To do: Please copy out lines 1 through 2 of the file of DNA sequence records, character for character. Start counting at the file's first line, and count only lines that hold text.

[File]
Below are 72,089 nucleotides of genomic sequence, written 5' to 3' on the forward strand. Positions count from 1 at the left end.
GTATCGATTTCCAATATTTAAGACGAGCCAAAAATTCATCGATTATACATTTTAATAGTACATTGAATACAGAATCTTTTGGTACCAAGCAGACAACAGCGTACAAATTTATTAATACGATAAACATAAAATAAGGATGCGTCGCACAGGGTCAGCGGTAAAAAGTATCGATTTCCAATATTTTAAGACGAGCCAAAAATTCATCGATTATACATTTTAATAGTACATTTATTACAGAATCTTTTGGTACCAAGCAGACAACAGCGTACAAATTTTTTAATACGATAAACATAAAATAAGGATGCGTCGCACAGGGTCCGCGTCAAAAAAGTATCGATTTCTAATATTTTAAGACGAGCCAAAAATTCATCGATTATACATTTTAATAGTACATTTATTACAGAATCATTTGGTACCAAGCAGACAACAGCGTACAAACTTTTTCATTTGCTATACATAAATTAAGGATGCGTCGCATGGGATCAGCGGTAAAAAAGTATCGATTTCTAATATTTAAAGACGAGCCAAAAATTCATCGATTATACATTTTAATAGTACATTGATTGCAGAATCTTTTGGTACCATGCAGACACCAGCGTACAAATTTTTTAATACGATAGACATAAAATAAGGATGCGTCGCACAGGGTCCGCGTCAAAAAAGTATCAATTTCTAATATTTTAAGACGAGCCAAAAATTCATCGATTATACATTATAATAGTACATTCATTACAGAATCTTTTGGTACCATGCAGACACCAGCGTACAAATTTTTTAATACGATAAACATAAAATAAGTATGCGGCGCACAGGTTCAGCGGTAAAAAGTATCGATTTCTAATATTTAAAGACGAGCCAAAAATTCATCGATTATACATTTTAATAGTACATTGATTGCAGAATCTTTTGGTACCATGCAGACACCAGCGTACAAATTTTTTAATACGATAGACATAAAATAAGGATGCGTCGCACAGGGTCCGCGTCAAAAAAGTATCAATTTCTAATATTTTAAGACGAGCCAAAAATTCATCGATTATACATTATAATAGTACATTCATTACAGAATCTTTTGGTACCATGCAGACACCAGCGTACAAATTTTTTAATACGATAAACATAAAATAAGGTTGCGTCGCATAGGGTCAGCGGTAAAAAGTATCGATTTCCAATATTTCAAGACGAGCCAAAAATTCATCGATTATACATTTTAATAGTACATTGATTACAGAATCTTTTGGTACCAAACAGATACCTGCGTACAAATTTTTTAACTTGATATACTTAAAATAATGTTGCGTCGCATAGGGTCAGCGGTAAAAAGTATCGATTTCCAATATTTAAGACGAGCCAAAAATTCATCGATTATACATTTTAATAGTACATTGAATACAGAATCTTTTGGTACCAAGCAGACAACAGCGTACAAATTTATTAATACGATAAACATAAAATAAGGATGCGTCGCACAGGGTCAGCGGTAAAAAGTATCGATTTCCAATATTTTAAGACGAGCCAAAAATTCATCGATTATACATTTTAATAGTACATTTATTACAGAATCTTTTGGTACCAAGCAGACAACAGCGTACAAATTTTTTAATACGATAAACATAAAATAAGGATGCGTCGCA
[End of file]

Below are 72,089 nucleotides of genomic sequence, written 5' to 3' on the forward strand. Positions count from 1 at the left end.
GTATCGATTTCCAATATTTAAGACGAGCCAAAAATTCATCGATTATACATTTTAATAGTACATTGAATACAGAATCTTTTGGTACCAAGCAGACAACAGCGTACAAATTTATTAATACGATAAACATAAAATAAGGATGCGTCGCACAGGGTCAGCGGTAAAAAGTATCGATTTCCAATATTTTAAGACGAGCCAAAAATTCATCGATTATACATTTTAATAGTACATTTATTACAGAATCTTTTGGTACCAAGCAGACAACAGCGTACAAATTTTTTAATACGATAAACATAAAATAAGGATGCGTCGCACAGGGTCCGCGTCAAAAAAGTATCGATTTCTAATATTTTAAGACGAGCCAAAAATTCATCGATTATACATTTTAATAGTACATTTATTACAGAATCATTTGGTACCAAGCAGACAACAGCGTACAAACTTTTTCATTTGCTATACATAAATTAAGGATGCGTCGCATGGGATCAGCGGTAAAAAAGTATCGATTTCTAATATTTAAAGACGAGCCAAAAATTCATCGATTATACATTTTAATAGTACATTGATTGCAGAATCTTTTGGTACCATGCAGACACCAGCGTACAAATTTTTTAATACGATAGACATAAAATAAGGATGCGTCGCACAGGGTCCGCGTCAAAAAAGTATCAATTTCTAATATTTTAAGACGAGCCAAAAATTCATCGATTATACATTATAATAGTACATTCATTACAGAATCTTTTGGTACCATGCAGACACCAGCGTACAAATTTTTTAATACGATAAACATAAAATAAGTATGCGGCGCACAGGTTCAGCGGTAAAAAGTATCGATTTCTAATATTTAAAGACGAGCCAAAAATTCATCGATTATACATTTTAATAGTACATTGATTGCAGAATCTTTTGGTACCATGCAGACACCAGCGTACAAATTTTTTAATACGATAGACATAAAATAAGGATGCGTCGCACAGGGTCCGCGTCAAAAAAGTATCAATTTCTAATATTTTAAGACGAGCCAAAAATTCATCGATTATACATTATAATAGTACATTCATTACAGAATCTTTTGGTACCATGCAGACACCAGCGTACAAATTTTTTAATACGATAAACATAAAATAAGGTTGCGTCGCATAGGGTCAGCGGTAAAAAGTATCGATTTCCAATATTTCAAGACGAGCCAAAAATTCATCGATTATACATTTTAATAGTACATTGATTACAGAATCTTTTGGTACCAAACAGATACCTGCGTACAAATTTTTTAACTTGATATACTTAAAATAATGTTGCGTCGCATAGGGTCAGCGGTAAAAAGTATCGATTTCCAATATTTAAGACGAGCCAAAAATTCATCGATTATACATTTTAATAGTACATTGAATACAGAATCTTTTGGTACCAAGCAGACAACAGCGTACAAATTTATTAATACGATAAACATAAAATAAGGATGCGTCGCACAGGGTCAGCGGTAAAAAGTATCGATTTCCAATATTTTAAGACGAGCCAAAAATTCATCGATTATACATTTTAATAGTACATTTATTACAGAATCTTTTGGTACCAAGCAGACAACAGCGTACAAATTTTTTAATACGATAAACATAAAATAAGGATGCGTCGCA